Watchmaker Hayek to Design Electric Cars

Nick Hayek, © Swatch

The head of Swatch, Nick Hayek, intends to use the company group’s subsidiaries Belenos and Renata to establish a second stream of income by developing electric cars with vanadium batteries. After many years of work, they are said to be tested soon in China. In summer 2015, Swatch had announced its decision to stop the development of fuel cell versions and transfer activities in this field to Groupe E based in Granges-Paccot, Switzerland. Hayek himself reportedly wanted to concentrate on electric vehicles instead.

In August 2007, his father, Nicolas G. Hayek – founder and then-board chair of Swatch – made public his intention to enter the car-making business. Known as the “Watch King” in his home country, he teamed up with Groupe E, a power company from western Switzerland, to build hydrogen cars (see HZwei issue from October 2007). This led to the creation of Belenos Clean Power based in the Swiss town of La Tène, with prominent people such as actor George Clooney and astronaut Claude Nicollier joining the ranks of the board of directors.

Hayek passed away in 2010 and it seemed as if Belenos would not survive. But this February, Hayek’s son said he was ready to start with the production of a growing number of battery cars in Itingen, Switzerland. “We will give electric transportation the big boost it needs,” he told Swiss business magazine Bilanz. His confidence stemmed from the company’s use of vanadium pentoxide, a material it had developed over the course of ten years. The business overseeing development and testing is Swatch’s Renata subsidiary.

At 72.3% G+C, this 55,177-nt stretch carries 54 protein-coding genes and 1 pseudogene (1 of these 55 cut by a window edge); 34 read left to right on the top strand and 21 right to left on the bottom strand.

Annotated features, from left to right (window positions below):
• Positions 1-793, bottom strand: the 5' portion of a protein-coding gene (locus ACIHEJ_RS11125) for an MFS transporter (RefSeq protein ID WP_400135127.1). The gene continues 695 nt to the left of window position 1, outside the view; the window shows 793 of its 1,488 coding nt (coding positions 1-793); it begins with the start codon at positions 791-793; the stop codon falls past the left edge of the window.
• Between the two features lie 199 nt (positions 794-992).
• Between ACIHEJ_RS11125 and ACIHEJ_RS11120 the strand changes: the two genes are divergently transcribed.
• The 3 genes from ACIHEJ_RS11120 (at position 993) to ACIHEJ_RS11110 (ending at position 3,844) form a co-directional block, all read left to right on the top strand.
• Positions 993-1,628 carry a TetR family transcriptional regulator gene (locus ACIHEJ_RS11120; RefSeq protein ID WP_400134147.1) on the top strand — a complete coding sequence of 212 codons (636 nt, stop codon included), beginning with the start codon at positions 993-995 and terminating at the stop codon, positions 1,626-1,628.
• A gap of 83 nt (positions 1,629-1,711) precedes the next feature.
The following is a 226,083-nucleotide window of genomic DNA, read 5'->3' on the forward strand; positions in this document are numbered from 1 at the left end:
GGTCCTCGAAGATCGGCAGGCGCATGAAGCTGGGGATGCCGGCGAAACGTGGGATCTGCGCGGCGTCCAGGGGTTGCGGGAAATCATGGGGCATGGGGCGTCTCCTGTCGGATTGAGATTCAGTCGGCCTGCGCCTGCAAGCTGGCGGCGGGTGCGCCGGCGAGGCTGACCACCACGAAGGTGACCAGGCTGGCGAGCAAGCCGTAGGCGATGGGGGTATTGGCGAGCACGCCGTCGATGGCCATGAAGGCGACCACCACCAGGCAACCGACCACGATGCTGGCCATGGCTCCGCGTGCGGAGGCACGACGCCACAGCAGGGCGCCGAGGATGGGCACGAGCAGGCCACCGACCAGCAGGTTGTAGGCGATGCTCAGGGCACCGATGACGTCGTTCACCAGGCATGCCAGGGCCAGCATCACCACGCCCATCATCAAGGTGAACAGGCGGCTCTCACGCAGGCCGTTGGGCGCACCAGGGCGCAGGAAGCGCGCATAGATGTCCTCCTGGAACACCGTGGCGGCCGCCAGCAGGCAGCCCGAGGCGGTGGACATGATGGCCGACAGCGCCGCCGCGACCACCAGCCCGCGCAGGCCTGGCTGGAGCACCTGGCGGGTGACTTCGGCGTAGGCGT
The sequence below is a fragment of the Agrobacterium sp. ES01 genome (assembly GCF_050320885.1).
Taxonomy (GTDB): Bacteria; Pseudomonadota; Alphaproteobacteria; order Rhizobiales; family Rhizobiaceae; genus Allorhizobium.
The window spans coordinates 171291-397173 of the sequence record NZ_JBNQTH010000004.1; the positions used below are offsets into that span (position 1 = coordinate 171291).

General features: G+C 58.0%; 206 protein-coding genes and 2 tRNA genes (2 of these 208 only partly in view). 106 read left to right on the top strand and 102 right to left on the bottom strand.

The new vanadium battery seems to be a very promising advancement. It is reported to up power output by 30 per cent compared to currently available systems. Lifetime is said to double even and recharging was twice as fast as with conventional batteries, making for faster access to energy supply. The battery was also safer and did not require precious metals such as cobalt and nickel. Its main feature is the cathode, on which Belenos has 23 patents.

So far, so good – in theory. The first cars …


Groupe E is no longer involved in the project. The energy supplier returned its shares in Belenos while gaining the former company location in La Tène and keeping about a dozen employees. They are said to develop hydrogen cars as well as a network of H2 filing stations.

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